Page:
WASHINGTON – The Supreme Court on Thursday sided Facebook in a plet about unwanted text notifications you sent, rejecting a claim that the messages violated the federal ban on automatic calls.
The high court ruling for the social media giant based in Menlo Park, California, was unanimous.
Democratic legislators and consumer groups said the court opened an open gap in the law, the Telephone Consumer Protection Act, which would subject anyone with a cell phone to endless automated calls and messages.
The case was filed by a man who received text messages from Facebook notifying him that an attempt had been made to log in to his account from a new device or browser. The man, Noah Duguid, said he never had a Facebook account and never gave him his phone number. When he was unable to stop the notifications, he filed a class action lawsuit.
The 1991 Consumer Act prohibits abusive telemarketing practices. The law restricts calls made through an “automatic dialing system,” a device that can “store or produce phone numbers to call them, using a random or sequential number generator,” and then call that number.
The question for the court was whether the law covers equipment that can store and dial phone numbers, even if the equipment does not use a random or sequential number generator.
Judge Sonia Sotomayor wrote to the court that she does not.
Facebook spokesman Andy Stone said in an emailed statement: “As the Court acknowledged, the provisions of the law were never intended to prohibit companies from sending specific security notices and the The court’s decision will allow companies to continue working to keep their users’ accounts secure. ”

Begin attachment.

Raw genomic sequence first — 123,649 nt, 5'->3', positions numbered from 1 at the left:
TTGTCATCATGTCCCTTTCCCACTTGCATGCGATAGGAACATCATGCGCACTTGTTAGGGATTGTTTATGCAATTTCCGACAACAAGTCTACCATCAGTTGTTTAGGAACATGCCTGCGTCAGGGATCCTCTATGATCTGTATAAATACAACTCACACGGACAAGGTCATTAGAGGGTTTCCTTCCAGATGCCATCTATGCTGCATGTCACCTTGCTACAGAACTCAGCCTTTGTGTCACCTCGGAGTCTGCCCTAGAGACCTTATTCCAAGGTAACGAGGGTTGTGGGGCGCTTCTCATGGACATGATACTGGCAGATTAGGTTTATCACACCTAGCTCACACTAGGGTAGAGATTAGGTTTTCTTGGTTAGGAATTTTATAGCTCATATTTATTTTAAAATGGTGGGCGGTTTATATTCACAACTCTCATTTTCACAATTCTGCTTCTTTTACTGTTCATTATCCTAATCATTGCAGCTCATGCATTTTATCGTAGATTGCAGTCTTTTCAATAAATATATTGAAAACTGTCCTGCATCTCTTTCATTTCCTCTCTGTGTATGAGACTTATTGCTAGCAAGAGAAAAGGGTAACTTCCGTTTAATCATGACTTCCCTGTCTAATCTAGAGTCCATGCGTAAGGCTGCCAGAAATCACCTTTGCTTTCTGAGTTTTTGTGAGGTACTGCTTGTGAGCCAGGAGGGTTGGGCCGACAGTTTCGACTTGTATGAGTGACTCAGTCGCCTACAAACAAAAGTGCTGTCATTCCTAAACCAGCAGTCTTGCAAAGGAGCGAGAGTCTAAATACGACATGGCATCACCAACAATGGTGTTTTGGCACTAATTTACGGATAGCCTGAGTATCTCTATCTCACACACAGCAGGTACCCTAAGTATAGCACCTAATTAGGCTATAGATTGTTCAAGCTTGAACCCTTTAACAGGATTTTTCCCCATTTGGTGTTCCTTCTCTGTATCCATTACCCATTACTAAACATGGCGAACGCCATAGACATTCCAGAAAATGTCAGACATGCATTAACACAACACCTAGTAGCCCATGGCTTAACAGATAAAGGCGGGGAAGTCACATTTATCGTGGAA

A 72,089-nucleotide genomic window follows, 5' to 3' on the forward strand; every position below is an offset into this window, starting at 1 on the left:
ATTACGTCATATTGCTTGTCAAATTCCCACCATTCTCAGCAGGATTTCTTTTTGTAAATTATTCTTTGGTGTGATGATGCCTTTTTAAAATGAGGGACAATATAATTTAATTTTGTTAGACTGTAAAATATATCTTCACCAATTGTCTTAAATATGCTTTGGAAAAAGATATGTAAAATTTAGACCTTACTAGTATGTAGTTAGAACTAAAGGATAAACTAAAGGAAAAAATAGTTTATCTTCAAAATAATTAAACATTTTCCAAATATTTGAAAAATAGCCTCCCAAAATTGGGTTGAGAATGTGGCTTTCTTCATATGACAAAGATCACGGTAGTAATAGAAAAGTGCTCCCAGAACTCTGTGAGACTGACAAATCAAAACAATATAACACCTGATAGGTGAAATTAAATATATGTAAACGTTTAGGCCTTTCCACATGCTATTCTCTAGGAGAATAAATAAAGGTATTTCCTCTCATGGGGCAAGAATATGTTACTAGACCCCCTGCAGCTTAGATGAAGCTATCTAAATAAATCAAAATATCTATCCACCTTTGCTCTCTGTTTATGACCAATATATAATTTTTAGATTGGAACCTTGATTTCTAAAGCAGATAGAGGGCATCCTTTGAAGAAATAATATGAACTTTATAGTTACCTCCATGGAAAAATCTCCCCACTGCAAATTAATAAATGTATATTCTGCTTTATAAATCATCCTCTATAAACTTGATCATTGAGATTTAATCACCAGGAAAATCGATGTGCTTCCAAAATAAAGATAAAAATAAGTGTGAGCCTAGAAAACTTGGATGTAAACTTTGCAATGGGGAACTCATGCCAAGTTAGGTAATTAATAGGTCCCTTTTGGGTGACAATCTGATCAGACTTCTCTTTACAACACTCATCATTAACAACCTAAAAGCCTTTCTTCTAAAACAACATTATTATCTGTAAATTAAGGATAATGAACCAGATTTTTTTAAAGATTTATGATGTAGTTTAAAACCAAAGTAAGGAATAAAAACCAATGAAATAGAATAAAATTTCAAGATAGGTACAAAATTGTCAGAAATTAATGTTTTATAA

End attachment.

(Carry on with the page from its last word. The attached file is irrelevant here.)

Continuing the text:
But Sen. Edward Markey, D-Mass., And Rep. Anna Eshoo, D-California, said in a joint statement that the court ignored Congress’ intent when it passed the law and will now allow “companies to ability to attack the public with an uninterrupted wave of unwanted calls and text messages, all day long. “
Lawmakers said they would introduce legislation to expressly ban the practice of Facebook.
“If magistrates find that their private cell phones are ringing non-stop from now until our legislation becomes law, they will only be to blame,” Markey and Eshoo said.
Facebook had argued that the lawsuit should be dismissed because Duguid had not claimed that Facebook sent randomly generated messages. Facebook said it sends targeted and individualized texts to numbers linked to specific accounts. A trial court accepted it, but an appeals court overturned that decision.
Facebook said it was possible that Duguid’s mobile number previously belonged to a Facebook user who chose to receive login notifications.
The case is Facebook v. Duguid, 19-511.